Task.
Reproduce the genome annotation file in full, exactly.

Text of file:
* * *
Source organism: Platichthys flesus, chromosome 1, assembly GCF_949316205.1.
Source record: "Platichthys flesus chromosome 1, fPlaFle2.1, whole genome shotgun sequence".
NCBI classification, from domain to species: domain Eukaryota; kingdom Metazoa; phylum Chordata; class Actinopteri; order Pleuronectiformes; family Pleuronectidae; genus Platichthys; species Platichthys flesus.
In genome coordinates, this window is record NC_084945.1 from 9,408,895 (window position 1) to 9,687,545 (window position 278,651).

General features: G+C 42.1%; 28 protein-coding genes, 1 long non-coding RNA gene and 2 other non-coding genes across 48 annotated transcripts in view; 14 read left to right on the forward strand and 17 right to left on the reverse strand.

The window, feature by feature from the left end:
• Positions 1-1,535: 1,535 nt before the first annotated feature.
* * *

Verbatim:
Source organism: Platichthys flesus, chromosome 1, assembly GCF_949316205.1.
Source record: "Platichthys flesus chromosome 1, fPlaFle2.1, whole genome shotgun sequence".
NCBI classification, from domain to species: domain Eukaryota; kingdom Metazoa; phylum Chordata; class Actinopteri; order Pleuronectiformes; family Pleuronectidae; genus Platichthys; species Platichthys flesus.
In genome coordinates, this window is record NC_084945.1 from 9,408,895 (window position 1) to 9,687,545 (window position 278,651).

General features: G+C 42.1%; 28 protein-coding genes, 1 long non-coding RNA gene and 2 other non-coding genes across 48 annotated transcripts in view; 14 read left to right on the forward strand and 17 right to left on the reverse strand.

The window, feature by feature from the left end:
• Positions 1-1,535: 1,535 nt before the first annotated feature.